“Developing an organization that is resilient to acts of violence starts with a commitment from senior management, and sustaining the prevention efforts requires active participation on their part,” Alvarez said.
The starting place for a threat management team is conducting a risk and vulnerability assessment specific to each organization to identify problem areas and coordinate emergency response procedures.
It’s important to understand the unique challenges that your organization faces, Alvarez said. The type of work, facility, neighborhood, customers, existing security measures, and policies and procedures are some of the things that should be reviewed. “At the most basic level, simply ask yourself, ‘how or why would somebody be able to commit an act of violence here?’ ”
HR’s Role in Preventing Violence in the Workplace
Human resources is often an organization’s first line of defense for the prevention of workplace violence, Heathfield said. “So, take responsibility, working with IT, administration and safety staff, to limit access to your facilities and train employees in procedures to cover any potential act of violence in your workplace. If you haven’t already established and trained employees in violence prevention plans, you need to do so, now,” she said.
HR can address the potential threat of workplace violence in many ways, including providing job counseling for employees who have been laid off or fired, training employees to be aware of and recognize employees at risk, and intervening with employees who are at risk. Provide training to your staff on how to recognize the warning signs for people who may be heading down a path toward violence, Alvarez said. Make sure they know how to report their concerns and that their concerns will be taken seriously, he added.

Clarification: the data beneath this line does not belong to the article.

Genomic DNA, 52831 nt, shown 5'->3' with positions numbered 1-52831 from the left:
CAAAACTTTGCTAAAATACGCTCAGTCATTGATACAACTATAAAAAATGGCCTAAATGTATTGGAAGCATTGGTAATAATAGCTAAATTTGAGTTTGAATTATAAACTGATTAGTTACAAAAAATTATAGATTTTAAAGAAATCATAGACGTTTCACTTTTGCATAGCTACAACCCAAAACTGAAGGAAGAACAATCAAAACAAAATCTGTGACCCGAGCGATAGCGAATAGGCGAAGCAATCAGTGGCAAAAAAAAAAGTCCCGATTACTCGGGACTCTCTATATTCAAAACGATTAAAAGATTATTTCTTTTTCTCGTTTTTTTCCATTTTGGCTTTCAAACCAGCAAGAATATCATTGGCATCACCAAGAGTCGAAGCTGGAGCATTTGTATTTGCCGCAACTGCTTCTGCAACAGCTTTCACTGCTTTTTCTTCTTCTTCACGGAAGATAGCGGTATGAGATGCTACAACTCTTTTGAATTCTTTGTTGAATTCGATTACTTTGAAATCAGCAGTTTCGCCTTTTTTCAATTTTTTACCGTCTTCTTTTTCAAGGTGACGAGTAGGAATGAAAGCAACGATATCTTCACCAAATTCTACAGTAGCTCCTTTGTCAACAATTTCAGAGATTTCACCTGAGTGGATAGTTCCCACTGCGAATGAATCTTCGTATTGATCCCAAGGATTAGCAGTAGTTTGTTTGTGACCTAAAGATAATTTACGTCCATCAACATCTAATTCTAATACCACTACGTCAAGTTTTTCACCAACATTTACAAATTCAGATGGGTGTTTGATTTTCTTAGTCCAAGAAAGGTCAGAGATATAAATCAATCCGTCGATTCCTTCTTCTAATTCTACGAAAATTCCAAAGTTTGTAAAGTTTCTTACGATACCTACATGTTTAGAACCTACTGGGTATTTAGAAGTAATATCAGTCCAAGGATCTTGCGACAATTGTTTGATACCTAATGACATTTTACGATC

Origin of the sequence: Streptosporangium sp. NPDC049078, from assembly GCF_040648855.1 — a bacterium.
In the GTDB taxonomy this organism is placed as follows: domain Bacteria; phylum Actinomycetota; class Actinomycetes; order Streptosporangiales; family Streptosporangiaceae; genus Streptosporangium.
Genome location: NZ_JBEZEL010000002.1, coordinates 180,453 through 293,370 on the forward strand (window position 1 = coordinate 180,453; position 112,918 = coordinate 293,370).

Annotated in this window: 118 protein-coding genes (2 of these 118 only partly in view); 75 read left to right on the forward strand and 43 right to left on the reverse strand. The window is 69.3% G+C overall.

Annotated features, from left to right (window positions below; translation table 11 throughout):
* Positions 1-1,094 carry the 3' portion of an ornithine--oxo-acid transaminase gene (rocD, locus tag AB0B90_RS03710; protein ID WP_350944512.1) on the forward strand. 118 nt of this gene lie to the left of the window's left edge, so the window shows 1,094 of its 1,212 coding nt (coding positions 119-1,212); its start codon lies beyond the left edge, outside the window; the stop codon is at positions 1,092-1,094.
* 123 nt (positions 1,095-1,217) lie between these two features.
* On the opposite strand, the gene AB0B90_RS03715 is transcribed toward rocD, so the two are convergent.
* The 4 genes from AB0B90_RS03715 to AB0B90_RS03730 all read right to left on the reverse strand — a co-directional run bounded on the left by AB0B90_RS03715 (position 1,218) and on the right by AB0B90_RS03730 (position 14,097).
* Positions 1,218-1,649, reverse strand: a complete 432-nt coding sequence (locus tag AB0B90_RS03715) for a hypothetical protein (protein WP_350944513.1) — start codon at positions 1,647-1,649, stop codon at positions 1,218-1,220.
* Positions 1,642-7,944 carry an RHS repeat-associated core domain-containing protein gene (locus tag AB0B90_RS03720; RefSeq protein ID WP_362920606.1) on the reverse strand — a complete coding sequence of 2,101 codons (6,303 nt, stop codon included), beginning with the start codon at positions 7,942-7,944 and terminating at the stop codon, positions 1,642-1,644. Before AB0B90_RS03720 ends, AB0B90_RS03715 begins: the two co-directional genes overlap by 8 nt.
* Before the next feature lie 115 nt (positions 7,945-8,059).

HR can also take charge of training supervisors and employees on conflict resolution, developing an effective harassment policy, establishing procedures for handling grievances, conducting employee background screening, and providing safety education training and drills in the case of a workplace violence event.
Nixon also recommended facilitating access to an employee assistance program (EAP). An EAP provides employees with a free, easily accessible and confidential resource for addressing family, marital, financial and personal issues. “EAPs serve as a stress release valve. We need to recognize that employees bring their issues and problems to work,” he said.
Environmental, Administrative Controls
Environmental design safeguards and administrative controls to consider include:
*Physical separation of employees from customers, clients and the general public through the use of barriers or enclosures.
*Making high-risk areas visible to more people and installing good external lighting.
*Access to and exits from the workplace. The number of entrances and exits, the ease with which nonworkers can gain access to work areas because doors are unlocked, and the number of areas where potential attackers can hide are issues that should be addressed.
*Numerous security devices may reduce the risk for assaults against employees and facilitate the identification and apprehension of perpetrators. These include closed-circuit cameras, alarms, two-way mirrors, electronic control access systems, and panic-bar doors that lock from the outside.
*Staffing plans and work practices such as prohibiting unsupervised movement, increasing the number of staff on duty at retail or late-night establishments, and utilizing security guards or receptionists to screen people entering the workplace and to control access to actual work areas.
Dealing with the Aftermath of Workplace Tragedy
When a tragedy strikes a workplace, it affects the whole team. Organizations will most likely be overwhelmed after a workplace violence event. Dealing appropriately with tragedy in the workplace brings your team together on an emotional level and helps keep productivity stable.